Proposed for the new Thompson Estates development just east of Highway 61 is a half-million dollar facility, with a plant on the Mississippi river west of the 3M Chemolite plant and a main carrying line running due north, across the Milwaukee railroad and Highway 61, a distance of about 2 ,miles.

There is some indication that the older Thompson Grove “wants in on the project” and smart money is betting that the community will be included in the initial construction, necessitating a trunk line about a mile and a half to the northwest. The trouble is, a central sewer system in Thompson Grove (the beginnings of modern Cottage Grove) would necessitate tearing up nearly new streets and sodded lawns—a costly venture indeed.

Survey engineers estimate that initial costs in the Thompson Estates area, where upward of 2400 homes are planned, would total about $350 per home. The same service for Thompson Grove would cost twice that, by conservative estimate.

Which brings up the question: Do Thompson Grove residents feel that their sewer needs are immediate enough to necessitate spending some $700 plus per home or would it be best to wait until existing street surfacing needs replacing?

And there is another, less tangible aspect involved. If Thompson Grove elects to wait for central sewer facilities, what will the decision do to the value of homes in the community? With the Anderson addition in the Park and the Estates nearly surrounding the Grove, both with central facilities, the value of the Groves septic- tank homes is unlikely to rise spectacularly.

On the surface, the situation would seem to boil down to balancing these two factors…Thus it appears as if Thompson Grove residents will be forced to ask to be included in the initial sewer system plans of the township (of Cottage Grove), if only to protect their investments. 120 Years Ago THE MIRROR Published by the inmates of the Stillwater Prison Motto: It is never too late to mend.”

Stillwater, Minnesota April 4, 1901 THE PRISONER’S “HOME” LIFE.

Written for The Prison Mirror.

WITHIN the vast labyrinth of this institution there live men of many nationalities, whose personality and everyday life are so little known to the outside world that a short sketch of the prisoner’s “home” life and how he employs his evening hours will be interesting to many whose knowledge of the prisoner is generally confined within the narrow and insouciant manner in which he is portrayed by the public press.

In many respects his “home” life is strangely in contrast to that of his freer brother! His abode consists of a single room, whose dimensions is five by seven feet in size, scantily furnished and upholstered with a thick coat of whitewash (profile continues).

From Statehood Almost 162 Years Ago THE STILLWATER MESSENGER August 3, 1858 Justifying a Wrong.

The Pioneer, which we have been disposed to look upon as a very fair paper, kicks the dish over in its justification of the act of the Lieut. Governor of this State, in his determination to over-ride the rules of the Senate and aid his party in gaining a temporary ascendancy…– Times, 29th.

Context: A scene occurred in our Senate yesterday, which was a disgrace to the State. The question came up as to disposing of the two-thirds rule, when a Republican made a call of the Senate, which call was entirely ignored and the two-thirds rule thrown overboard. For the time the Senate was a scene of confusion, and the Republican members felt half inclined to leave the Hall and return to their homes. “Might makes right,” in the estimation of the Democrats, and when they can’t win by fair means they will by foul. The act was but a re-hash of Kansas Border-Ruffianism, and we hope will never be repeated in Minnesota.—Times, 26th. Territorial Dispatch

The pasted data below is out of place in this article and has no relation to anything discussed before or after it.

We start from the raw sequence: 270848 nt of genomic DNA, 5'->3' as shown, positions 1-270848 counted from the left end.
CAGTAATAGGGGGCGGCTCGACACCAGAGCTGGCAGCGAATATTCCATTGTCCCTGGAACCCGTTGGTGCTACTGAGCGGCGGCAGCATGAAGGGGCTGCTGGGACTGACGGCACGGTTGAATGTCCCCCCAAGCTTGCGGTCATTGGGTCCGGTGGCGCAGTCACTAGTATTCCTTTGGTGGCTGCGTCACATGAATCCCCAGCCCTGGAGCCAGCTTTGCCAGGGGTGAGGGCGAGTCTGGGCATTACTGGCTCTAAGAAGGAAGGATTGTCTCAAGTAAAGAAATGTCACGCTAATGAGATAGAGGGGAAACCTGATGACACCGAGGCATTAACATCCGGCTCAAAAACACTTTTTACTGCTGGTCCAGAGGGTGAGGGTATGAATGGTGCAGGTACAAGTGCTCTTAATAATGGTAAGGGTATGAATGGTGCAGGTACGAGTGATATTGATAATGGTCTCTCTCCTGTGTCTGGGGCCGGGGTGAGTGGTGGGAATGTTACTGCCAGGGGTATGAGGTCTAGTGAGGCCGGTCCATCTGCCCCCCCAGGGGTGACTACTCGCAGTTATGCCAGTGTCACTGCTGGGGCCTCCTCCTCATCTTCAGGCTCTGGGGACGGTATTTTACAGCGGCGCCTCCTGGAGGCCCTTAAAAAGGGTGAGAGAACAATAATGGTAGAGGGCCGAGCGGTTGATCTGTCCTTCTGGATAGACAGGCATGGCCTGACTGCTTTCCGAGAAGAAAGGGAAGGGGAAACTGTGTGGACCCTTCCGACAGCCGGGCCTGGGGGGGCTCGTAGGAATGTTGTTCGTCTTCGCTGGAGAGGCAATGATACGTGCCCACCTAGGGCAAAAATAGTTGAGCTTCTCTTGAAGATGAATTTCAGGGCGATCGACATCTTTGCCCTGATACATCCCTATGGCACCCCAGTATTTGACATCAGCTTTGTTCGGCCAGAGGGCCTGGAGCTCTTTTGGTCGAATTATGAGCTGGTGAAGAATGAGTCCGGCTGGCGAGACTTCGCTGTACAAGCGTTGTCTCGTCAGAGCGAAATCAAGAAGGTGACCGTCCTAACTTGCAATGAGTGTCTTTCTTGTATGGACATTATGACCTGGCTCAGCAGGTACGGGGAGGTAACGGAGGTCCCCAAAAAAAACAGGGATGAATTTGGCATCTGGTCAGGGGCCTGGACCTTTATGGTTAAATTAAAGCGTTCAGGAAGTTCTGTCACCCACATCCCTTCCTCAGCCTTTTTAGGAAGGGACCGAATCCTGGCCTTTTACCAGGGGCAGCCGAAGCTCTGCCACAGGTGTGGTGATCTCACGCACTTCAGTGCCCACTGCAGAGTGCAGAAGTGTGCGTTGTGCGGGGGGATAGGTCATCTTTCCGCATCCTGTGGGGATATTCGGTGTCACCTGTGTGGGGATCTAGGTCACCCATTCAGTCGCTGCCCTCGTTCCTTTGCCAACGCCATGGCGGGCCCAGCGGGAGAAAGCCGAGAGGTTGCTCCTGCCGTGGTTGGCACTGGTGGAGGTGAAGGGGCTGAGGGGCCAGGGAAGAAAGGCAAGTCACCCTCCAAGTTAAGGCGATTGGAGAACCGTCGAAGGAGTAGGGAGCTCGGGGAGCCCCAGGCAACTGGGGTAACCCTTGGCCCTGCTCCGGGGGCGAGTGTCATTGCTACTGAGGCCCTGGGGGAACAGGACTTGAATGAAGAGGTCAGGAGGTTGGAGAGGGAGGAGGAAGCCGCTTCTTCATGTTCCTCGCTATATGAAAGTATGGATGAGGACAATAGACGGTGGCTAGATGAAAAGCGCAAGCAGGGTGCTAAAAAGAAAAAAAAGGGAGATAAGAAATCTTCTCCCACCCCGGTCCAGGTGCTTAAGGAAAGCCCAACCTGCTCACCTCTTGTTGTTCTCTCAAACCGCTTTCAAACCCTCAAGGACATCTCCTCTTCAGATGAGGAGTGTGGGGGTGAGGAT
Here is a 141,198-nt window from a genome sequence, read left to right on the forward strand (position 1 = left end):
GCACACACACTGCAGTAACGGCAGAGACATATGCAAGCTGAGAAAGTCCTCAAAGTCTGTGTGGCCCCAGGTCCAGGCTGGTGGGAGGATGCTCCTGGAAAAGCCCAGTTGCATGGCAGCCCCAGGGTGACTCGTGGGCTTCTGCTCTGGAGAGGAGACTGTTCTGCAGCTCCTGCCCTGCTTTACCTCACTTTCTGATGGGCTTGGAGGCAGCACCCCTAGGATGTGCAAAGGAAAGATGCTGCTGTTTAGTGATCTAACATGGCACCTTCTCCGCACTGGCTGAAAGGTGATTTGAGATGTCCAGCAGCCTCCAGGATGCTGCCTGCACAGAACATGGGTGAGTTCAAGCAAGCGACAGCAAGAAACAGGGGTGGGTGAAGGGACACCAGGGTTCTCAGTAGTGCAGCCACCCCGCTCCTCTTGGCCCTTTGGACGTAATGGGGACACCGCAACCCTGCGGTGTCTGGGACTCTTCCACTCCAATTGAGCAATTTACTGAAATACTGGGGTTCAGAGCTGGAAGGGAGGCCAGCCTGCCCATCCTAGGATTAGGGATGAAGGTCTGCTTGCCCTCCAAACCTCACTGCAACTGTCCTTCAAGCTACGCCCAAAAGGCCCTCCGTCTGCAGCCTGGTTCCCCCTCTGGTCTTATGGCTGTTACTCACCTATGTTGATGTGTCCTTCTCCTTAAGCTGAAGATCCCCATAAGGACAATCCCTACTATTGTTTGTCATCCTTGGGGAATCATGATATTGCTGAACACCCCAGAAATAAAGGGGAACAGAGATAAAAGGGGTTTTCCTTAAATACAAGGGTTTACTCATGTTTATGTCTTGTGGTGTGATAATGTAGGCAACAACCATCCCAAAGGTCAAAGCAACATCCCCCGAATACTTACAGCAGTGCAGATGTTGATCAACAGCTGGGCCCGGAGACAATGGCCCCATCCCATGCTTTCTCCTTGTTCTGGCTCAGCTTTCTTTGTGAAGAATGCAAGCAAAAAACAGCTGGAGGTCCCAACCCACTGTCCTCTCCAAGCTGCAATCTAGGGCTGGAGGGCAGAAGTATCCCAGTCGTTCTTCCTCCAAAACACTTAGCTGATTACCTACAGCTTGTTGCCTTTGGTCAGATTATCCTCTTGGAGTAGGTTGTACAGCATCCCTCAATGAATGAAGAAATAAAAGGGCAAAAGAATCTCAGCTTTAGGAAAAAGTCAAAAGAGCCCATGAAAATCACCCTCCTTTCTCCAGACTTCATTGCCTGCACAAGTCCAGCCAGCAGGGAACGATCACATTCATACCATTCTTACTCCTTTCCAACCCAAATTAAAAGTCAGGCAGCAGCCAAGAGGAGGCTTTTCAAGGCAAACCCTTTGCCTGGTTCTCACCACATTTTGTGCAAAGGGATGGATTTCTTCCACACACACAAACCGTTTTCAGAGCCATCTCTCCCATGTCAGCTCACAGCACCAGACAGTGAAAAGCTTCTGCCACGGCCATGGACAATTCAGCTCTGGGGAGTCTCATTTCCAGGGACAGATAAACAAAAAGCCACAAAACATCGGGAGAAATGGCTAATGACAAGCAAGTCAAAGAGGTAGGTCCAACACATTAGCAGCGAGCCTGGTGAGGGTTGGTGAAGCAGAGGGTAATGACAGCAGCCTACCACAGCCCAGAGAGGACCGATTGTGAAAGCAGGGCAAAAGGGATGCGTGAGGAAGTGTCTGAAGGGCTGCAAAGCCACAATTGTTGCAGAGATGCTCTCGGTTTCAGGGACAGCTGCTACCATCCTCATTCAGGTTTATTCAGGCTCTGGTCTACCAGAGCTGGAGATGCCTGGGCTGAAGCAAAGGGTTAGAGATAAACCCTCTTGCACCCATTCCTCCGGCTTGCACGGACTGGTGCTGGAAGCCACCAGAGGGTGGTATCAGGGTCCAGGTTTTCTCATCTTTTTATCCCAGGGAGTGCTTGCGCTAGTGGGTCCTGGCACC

Published Monthly by the Dakota Mission, Ed. G. H. Pond May 1850 MATTHEW, CHAPTER 5 1. Herod Wicaxtayatapi un qehan, JESUS Judeya makoce kin ekta Betlehem otonwe kin he en tonpi; unkan hehan wicaxta ksapa, wihinape cin eciya tanhan Jerusalem ekta hipi, qa heyapi: (See Matthew 5:1 for translation) The Dakota Christian.

Hapistina, a Dakota woman, on profession of her faith in Christ, about 12 years ago, was received into the communion of the mission church at Lac qui Parle. At her baptism she was named Balbine. Soon circumstances which she could not control, rendered it necessary for her to leave that place…and entirely destitute of the public means of grace, except when occasionally a merciful Providence brought her into the vicinity of one of the mission stations. About three years since she came to reside in the vicinity of Oak Grove, where from that time she has been a constant attendant on the religious services which are held in the Dakota language, except when she has been at the sugar camp or with the moving party. When she can attend, her voice may also be heard mingled with others, in the female weekly prayer meeting, which is held at the station. She manifests a deep relish for the doctrines of the cross, and seems to enjoy communion with Christ and those who love him; yet does not always sail on a smooth sea. On one occasion, she was turned out of doors by her sister, in whose family she resided, because she would not work on the Sabbath. Last fall, on the morning of the day in which the Indians left their summer residence for their winter hunting grounds, she came to request us to pray especially that God would assist her to “remember the Sabbath day and keep it holy,” during her absence. While out at the hunting ground, the party frequently decamped on the Sabbath and left her alone. On these occasions she remained till Monday morning, and then again joined the party to be ridiculed and abused for her religion.

When she is sometimes asked if she is not discouraged and ready to turn back, her reply, “What is there to which I can turn back?” reminds one of Peter’s reply to a similar question which was addressed to the twelve by Christ, on a similar occasion (probably John 6 and context).

When we consider the circumstances in which she is placed, we often feel deep solicitude for her welfare. She is weak and ignorant, and stumbles and falls; but we admire that mighty invisible influence which has hitherto held her up, and praise Him who carries the tender lambs in his arms.— Will not the more favored disciples of our blessed Lord, remember their weak exposed sister Balbine, when they draw near to the name of our merciful and faithful High Priest, who ever appears in the presence of God for us.